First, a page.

Omens, superstitions and predictions all have one thing in common - Fate, a philosophy which began with the original three Fates from Greek mythology, goddesses who spun the thread of life, decided how long it should be for each individual, and cut it at the predetermined time.

Despite its mythical roots, this belief is very widespread, pointing to inevitable (often adverse) outcomes for every event - outcomes that are totally inescapable because they’re determined either by God or by other supernatural forces. As a result, fatalists may have a laissez-faire view of life, displaying a lack of purpose and an unwillingness to make decisions.  After all, what’s the point if the future’s already written?

If there IS no point and if the future is truly controlled by unseen forces, then why do we visit doctors? Why do we try to live healthily? And why are there fewer fatalities for people who wear seat belts when setting off in cars? If you’re fated to be an X-Factor winner, why bother with singing lessons? If you’re meant to pass that exam, why bother swotting? And if the job’s destined to be yours, does it matter how you dress for the interview?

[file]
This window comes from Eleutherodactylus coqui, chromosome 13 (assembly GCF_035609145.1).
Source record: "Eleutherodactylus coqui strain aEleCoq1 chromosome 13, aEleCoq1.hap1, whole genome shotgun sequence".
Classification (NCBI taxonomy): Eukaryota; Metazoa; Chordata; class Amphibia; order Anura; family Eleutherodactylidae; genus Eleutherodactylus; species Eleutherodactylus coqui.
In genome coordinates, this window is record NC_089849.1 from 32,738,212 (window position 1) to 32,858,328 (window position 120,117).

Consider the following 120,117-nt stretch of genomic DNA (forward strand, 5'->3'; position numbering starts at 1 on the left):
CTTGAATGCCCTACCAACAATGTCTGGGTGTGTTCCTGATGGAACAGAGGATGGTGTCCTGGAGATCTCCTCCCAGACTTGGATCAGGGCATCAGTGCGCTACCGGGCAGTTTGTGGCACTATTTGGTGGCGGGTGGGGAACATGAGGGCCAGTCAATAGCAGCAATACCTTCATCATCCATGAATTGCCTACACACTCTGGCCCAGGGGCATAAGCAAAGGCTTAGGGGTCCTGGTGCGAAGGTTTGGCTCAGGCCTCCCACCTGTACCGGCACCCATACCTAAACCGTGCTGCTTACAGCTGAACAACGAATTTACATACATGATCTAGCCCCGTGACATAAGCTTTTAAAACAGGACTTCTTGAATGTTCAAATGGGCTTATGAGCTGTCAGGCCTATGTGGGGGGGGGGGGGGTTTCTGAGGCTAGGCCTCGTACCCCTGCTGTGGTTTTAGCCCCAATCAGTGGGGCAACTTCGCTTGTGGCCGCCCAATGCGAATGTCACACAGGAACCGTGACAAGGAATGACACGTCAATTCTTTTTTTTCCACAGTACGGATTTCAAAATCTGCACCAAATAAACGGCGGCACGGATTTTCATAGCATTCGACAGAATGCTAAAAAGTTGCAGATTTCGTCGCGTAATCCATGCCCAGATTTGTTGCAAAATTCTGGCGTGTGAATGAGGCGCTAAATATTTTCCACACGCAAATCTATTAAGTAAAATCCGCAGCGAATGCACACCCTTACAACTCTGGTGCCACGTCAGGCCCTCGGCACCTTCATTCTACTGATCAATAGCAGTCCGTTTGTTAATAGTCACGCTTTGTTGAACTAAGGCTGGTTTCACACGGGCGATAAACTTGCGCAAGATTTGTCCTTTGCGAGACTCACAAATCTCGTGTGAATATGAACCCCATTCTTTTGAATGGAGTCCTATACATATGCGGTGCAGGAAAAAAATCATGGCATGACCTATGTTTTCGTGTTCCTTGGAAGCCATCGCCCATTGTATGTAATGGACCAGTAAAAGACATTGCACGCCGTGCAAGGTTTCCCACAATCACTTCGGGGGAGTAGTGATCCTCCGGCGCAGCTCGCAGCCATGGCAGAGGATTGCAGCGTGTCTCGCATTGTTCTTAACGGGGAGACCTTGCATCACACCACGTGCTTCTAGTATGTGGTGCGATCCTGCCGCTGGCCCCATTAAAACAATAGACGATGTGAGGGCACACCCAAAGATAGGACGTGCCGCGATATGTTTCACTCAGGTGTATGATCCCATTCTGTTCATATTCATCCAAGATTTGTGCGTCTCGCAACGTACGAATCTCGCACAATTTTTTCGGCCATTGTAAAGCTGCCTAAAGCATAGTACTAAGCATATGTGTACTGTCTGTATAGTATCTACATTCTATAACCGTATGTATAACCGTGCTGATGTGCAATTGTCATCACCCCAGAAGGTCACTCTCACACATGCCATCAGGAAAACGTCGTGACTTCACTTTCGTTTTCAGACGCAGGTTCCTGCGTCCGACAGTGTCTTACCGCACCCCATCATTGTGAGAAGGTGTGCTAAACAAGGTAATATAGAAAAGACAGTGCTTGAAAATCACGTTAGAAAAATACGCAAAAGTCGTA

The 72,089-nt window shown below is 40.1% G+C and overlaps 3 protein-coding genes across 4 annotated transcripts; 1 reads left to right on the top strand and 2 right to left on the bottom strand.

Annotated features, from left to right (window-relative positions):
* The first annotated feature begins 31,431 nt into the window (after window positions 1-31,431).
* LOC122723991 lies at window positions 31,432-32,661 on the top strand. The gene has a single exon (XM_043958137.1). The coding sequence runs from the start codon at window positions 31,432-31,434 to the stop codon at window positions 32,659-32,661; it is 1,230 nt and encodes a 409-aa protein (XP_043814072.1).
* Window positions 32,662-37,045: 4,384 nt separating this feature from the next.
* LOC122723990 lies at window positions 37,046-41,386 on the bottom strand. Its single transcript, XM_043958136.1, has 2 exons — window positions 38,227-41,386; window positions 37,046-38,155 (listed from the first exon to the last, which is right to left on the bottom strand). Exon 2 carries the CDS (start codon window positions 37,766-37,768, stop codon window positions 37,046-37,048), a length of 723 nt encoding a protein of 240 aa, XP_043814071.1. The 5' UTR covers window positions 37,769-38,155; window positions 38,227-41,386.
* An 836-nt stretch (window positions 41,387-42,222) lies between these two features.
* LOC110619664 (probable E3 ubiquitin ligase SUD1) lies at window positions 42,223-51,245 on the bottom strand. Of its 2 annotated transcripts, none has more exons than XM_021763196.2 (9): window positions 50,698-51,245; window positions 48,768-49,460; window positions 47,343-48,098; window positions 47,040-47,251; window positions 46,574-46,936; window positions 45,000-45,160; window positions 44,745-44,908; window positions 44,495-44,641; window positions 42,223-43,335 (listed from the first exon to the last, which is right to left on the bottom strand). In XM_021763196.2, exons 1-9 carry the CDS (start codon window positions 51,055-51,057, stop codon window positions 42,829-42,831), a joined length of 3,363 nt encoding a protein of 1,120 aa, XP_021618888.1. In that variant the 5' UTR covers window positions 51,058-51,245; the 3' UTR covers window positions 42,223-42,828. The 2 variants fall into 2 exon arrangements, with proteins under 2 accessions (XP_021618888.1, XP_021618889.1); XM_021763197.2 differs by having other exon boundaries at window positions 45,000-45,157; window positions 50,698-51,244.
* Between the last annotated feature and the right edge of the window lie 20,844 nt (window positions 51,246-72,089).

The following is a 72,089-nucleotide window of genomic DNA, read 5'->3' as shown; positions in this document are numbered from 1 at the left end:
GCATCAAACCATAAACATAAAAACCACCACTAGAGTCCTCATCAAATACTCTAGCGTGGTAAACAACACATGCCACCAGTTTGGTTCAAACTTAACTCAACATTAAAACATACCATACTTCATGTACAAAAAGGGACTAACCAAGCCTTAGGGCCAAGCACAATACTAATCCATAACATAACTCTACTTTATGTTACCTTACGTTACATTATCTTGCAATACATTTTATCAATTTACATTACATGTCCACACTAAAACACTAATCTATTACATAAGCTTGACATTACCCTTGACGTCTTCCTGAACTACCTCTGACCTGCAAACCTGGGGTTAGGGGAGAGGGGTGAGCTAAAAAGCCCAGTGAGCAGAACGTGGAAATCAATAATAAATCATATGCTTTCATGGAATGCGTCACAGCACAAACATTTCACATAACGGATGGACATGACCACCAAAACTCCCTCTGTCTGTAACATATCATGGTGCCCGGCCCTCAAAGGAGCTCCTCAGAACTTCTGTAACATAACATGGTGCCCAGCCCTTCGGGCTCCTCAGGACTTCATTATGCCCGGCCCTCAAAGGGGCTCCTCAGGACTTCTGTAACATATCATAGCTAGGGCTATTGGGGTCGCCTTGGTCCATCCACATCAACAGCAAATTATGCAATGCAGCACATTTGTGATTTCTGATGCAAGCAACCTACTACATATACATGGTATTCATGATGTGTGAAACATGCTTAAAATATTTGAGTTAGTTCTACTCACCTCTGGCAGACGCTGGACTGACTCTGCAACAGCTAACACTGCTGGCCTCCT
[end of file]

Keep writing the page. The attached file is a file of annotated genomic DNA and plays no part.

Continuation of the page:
According to astrologers, a person’s character can be determined by their horoscope, the precise positioning of the planets and signs of the zodiac at the time of birth. Despite many challenges to astrology over the years, belief for many in its abilities - not only to predict the future but also to influence human behaviour - is very deep-rooted. 

Yet is such faith backed up by evidence? As part of an A-level course in Psychology, students were given a horoscope that had supposedly been drawn up according to each individual’s date and time of birth. Most students agreed it was extremely accurate, only to find they’d all been given exactly the same character description! 

So what’s the harm? Well, convincing someone they have a certain nature, set of talents or even destiny can exert undue influence over his or her decisions for the future......almost as though a screenplay of their life has been written in advance by somebody else. Social workers and psychologists have highlighted how being typecast as, say, the black sheep of the family, the clever one, or the ditz can colour  youths’ development,  virtually obliging them to live up (or down) to their given role. 

Even worse, whether it comes via zodiac chart or family members, such prejudgement interferes with our most basic human right – free will. 

We may be born with certain traits, we can certainly be influenced by nurture, and circumstances we encounter throughout life will obviously affect us. But with free will, we have the right and the means to change ourselves. So be the person you want to be, choose the path you want to follow and never, ever let fate or superstition dictate yours – or your children’s -  life!